Image © Hanway Films/Nordisk Film Distribusjon
For months I’d been looking forward to a movie about a man named Thor — and I’m not talking about “The Avengers.” Norwegian explorer Thor Heyerdahl became world-famous in 1947 after he and a five-man crew constructed a primitive raft called Kon-Tiki and floated it all the way from Peru to Polynesia. This was not simply a thrill-seeking stunt, but a demonstration of his theory that the ancient Polynesians could have migrated via ocean currents from South America. His subsequent bestselling book, The Kon-Tiki Expedition by Raft Across the South Sea, and documentary helped to spark an interest in Polynesia, contributing to the mid-century craze for tiki bars.
Directors Espen Sandberg and Joachim Rønning © Nordisk Film
Fast forward several decades and now there is a new “Kon-Tiki” film, a dramatic adaptation directed by Espen Sandberg and Joachim Rønning. Released in 2012, it’s the most expensive film Norway has ever made, though the $16 million budget is still less than 10 percent of the cost for a film like “Life of Pi.” I jumped at the chance to see a preview screening of “Kon-Tiki” followed by a Q&A with the directors, screenwriter Petter Skavlan and actor Jakob Oftebro. They shared some fascinating stories about the production, and I’ve selected five of my favorite facts about this beautiful, intense and exciting film.
Pål Sverre Valheim Hagen as Thor Heyerdahl in Kon-Tiki © Nordisk Film
1) Writer Petter Skavlan had experience in sailing across oceans, which he said helped him capture the dynamic of people at sea for an extended time. It also gained him some cred with Thor Heyerdahl, with whom he worked on developing the story. The adventurer passed away in 2002, but he had signed off on the 21-page outline for the film.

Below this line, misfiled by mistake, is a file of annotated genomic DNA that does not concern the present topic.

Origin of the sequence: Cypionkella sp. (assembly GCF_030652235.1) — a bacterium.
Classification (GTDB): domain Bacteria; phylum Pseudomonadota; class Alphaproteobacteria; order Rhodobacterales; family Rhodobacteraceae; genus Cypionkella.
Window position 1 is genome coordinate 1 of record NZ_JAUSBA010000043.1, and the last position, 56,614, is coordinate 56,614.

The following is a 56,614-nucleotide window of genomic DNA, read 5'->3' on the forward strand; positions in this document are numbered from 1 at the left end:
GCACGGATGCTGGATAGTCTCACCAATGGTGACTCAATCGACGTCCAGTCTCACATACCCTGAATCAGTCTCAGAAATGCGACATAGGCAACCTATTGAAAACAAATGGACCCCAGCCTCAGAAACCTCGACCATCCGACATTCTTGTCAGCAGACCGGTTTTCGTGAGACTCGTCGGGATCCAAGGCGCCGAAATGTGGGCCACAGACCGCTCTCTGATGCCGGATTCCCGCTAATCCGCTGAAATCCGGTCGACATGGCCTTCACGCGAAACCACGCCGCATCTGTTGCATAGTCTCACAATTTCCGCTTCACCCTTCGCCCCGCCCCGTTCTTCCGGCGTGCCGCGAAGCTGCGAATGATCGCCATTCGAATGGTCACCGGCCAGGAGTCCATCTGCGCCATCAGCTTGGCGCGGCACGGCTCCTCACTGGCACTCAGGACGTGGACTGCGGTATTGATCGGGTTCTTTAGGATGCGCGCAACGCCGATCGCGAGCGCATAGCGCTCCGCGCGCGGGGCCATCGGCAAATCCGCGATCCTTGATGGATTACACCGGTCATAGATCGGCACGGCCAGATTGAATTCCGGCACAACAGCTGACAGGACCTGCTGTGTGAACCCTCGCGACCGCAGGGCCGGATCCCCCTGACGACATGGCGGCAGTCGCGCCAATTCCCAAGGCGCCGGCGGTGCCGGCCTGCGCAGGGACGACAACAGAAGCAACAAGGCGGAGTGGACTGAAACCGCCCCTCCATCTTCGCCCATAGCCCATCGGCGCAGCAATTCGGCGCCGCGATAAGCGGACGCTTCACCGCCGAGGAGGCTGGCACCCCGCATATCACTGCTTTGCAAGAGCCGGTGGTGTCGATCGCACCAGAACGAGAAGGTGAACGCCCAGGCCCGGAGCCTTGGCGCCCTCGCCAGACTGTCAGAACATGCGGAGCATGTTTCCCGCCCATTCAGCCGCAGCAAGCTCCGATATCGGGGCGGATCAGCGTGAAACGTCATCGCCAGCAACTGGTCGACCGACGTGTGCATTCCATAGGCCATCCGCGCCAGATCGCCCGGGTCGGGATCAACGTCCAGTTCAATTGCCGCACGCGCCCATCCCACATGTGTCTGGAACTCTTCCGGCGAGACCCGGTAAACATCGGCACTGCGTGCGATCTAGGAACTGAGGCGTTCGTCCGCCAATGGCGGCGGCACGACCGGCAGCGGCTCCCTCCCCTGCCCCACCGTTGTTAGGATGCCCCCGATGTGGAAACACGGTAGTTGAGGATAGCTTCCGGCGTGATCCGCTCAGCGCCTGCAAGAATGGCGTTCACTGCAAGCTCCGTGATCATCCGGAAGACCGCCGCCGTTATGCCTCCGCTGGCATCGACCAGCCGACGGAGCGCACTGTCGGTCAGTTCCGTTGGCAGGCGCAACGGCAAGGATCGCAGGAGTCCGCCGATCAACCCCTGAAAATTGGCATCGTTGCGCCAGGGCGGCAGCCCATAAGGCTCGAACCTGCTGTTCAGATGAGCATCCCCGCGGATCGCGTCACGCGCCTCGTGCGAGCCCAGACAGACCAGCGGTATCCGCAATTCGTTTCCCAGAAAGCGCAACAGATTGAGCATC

Pål Sverre Valheim Hagen and Anders Baasmo Christiansen in Kon-Tiki © Nordisk
2) It is common movie magic for cities to stand in for others, but I thought it was funny that hardly any of the sites where the real events took place were used as filming locations. Rather, 1940s New York was a set in Bulgaria, Peru was actually Malta, and even some of the Norway scenes were instead shot in Sweden.
3) We viewed the original version with Norwegian dialogue, but during filming they also did identical takes in English so the movie could have a wider release internationally. The Weinstein Company acquired the rights to distribute the film in the U.S. (and a few other countries), and the English language version opens in America on April 26, 2013.
4) In 2006, Heyerdahl’s grandson Olav was part of a crew that retraced the Kon-Tiki expedition on a newly constructed, similar raft called Tangaroa. And it was this very vessel that was used to re-create the Kon-Tiki in the film — fascinating to think that the raft you see actually made that same voyage. (Some day I hope to visit the original Kon-Tiki at The Kon-Tiki Museum in Oslo.)
Jakob Oftebro and Tobias Santelmann in Kon-Tiki © Nordisk Film
5) Joking that it’s a bit hard to tame sharks and crabs, they said the only real animal that appeared in the movie was the parrot. The others were part of the 500 or so special effect shots, which were so well done that you can’t even tell they’re CG animated.
Kon-Tiki © Hanway Films/Nordisk Film Distribusjon
“Kon-Tiki” is nominated for Best Foreign Language Film at the Academy Awards, which is fitting as Thor Heyerdahl’s 1950 documentary “Kon-Tiki” won for Best Documentary — the only Oscar awarded to a Norwegian film thus far. I think you know who I’ll be rooting for this Sunday!
Kon-Tiki Printed Dress from Anthropologie
“DVD of Tiki” Screening at the Egyptian Theatre
“South Pacific” Musical at the Ahmanson Theater